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Everything posted by Jagged24

  1. Ahem ..... not to mention that there is a queue should Jake eventually decide to sell!
  2. I sent a second PM last night in case you missed it.
  3. Jack, the XLR outputs are certainly a potential advantage, but you'd need to feed to a pre-amp or amp with volume control as the Whest unit doesn't have this capability. Regarding sound, there're several reviews on the net, which praise the outstanding tonal richness, fast dynamics and micro-detail this 'stage can achieve. I can verify these - in spades. My Zyx LOMC cart, in particular, is a fantastic match.
  4. Great phonostage in excellent nick - picked up this morning & it's already making fantastic music in my system. Indus is a genuine hifi-fan, and a thorough gent to deal with. Thanks!
  5. Jagged24

    Buying in Japan

    Sure. I was simply giving an example to illustrate a possible procedure for buying in Japan, and not suggesting which stylus the OP should purchase.
  6. Jagged24

    Buying in Japan

    Try Japanese price comparison websites - like kakaku.com or shopping.yahoo.co.jp - before you travel there (Google Chrome automatically provides a workable if not good English translation) to check what the going prices are, and which shops carry stock. Stockists can usually be found in big cities like Tokyo or Osaka; the listing or stockist website normally has the shop address. Lowest prices I found for the Jico SAS N97xE stylus are ~Y24500 for the sapphire cantilever version. If you're visiting Osaka, this is a store in the Nipponbashi area - https://joshinweb.jp/audio/5320/ - which often has low prices. Good luck.
  7. Stunning shots Ben & John! Also like the flamingos.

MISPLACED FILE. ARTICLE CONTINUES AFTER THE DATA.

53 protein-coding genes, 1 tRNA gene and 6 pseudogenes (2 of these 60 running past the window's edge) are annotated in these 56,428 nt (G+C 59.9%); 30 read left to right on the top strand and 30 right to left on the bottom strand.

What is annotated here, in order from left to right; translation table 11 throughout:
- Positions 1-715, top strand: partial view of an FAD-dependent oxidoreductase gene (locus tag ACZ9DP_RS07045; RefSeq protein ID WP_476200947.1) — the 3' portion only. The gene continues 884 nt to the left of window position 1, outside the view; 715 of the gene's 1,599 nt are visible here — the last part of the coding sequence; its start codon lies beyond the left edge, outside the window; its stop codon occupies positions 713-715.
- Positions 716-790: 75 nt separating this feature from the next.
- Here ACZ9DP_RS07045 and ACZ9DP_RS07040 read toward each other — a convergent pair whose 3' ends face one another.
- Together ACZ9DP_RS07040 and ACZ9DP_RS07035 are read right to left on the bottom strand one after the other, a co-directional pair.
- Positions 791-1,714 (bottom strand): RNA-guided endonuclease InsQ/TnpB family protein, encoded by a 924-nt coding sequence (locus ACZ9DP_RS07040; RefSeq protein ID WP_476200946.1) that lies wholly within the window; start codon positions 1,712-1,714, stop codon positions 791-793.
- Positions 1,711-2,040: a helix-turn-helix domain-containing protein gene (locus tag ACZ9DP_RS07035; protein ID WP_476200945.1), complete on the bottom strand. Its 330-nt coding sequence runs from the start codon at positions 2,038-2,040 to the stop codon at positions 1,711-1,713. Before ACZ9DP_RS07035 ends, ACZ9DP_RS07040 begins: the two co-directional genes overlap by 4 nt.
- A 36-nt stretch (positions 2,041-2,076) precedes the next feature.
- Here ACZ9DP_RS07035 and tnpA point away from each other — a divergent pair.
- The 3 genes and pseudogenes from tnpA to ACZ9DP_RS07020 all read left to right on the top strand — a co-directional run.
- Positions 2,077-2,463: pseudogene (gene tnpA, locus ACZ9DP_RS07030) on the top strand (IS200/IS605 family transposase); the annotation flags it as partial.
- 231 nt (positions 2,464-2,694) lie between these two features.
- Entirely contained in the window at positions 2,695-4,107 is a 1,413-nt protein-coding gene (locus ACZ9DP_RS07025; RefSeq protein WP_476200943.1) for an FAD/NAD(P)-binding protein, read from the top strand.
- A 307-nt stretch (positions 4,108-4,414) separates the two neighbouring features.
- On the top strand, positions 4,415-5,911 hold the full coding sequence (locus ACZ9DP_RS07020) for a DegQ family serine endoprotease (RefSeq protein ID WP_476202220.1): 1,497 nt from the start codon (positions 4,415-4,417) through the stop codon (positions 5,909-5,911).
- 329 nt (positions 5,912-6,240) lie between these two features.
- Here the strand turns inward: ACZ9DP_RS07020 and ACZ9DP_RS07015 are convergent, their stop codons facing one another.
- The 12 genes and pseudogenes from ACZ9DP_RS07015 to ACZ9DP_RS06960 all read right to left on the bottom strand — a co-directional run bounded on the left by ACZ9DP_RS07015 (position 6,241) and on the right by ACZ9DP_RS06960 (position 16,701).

8. My continuing "ode to Borage" (and thanks to those who liked my previous effort) Nikon D750 105mm f2.8 Micro 1/160@f3.8
  9. I've found a magnifying eyepiece to be a great aid for manual lenses, close-up photography, or other situations where precise focusing is vital. The Nikon (round) magnifying eyepiece DK-17M is fantastic for this, but doesn't fit the (square) eyepiece holders of prosumer bodies like the D750 or D7000 series. There are a number of bodges described on the web to fit the round eyepiece into the square holder but they are cumbersome. I have somewhat accidentally found a very simple way to fit the DK-17M (or any other round eyepiece like the DK-17 or DK-17A) onto my D750. It came about when I ordered a China-made copy of the Nikon DK-22 eyepiece off Ebay. The authentic Nikon DK-22 fits the square D750 holder, but does NOT fit the round DK-17M. However, I found to my surprise that the Chinese copy directly fits the DK-17M to my D750 body. Result - a one-step simple route to this very useful conversion! Needless to say, I quickly ordered a few more of the Chinese DK-22 copies (about £4 for 3 pieces), and have been able to fit the Nikon "pro" range of round eyepieces and rubber hoods to all my prosumer bodies. If anyone else is interested - the Ebay UK seller is "Poppins1910" and the shop is "MaryPoppins1910". But please do note that I can't guarantee that any DK-22 copy you buy will fit the DK-17M directly - I was certainly surprised when mine did! It may well have been a one-off.
  10. Never imagined that Borage, growing weed-like around my garden, could be quite so photogenic close-up! Nikon D750 105mm f2.8 Micro 1/250@f/11
  11. Terrific buzzard shot, Keith! Spotted owlets snapped a few days ago ..... totally unafraid, came out at dusk to screech at me! And another .....
  12. Prolonged travel has kept me away from the forum - now back & enjoying the British summer! Here's a snap from the garden. Hoverfly & poppy. Nikon D750 105mm f2.8 @ f11 1/250 ISO140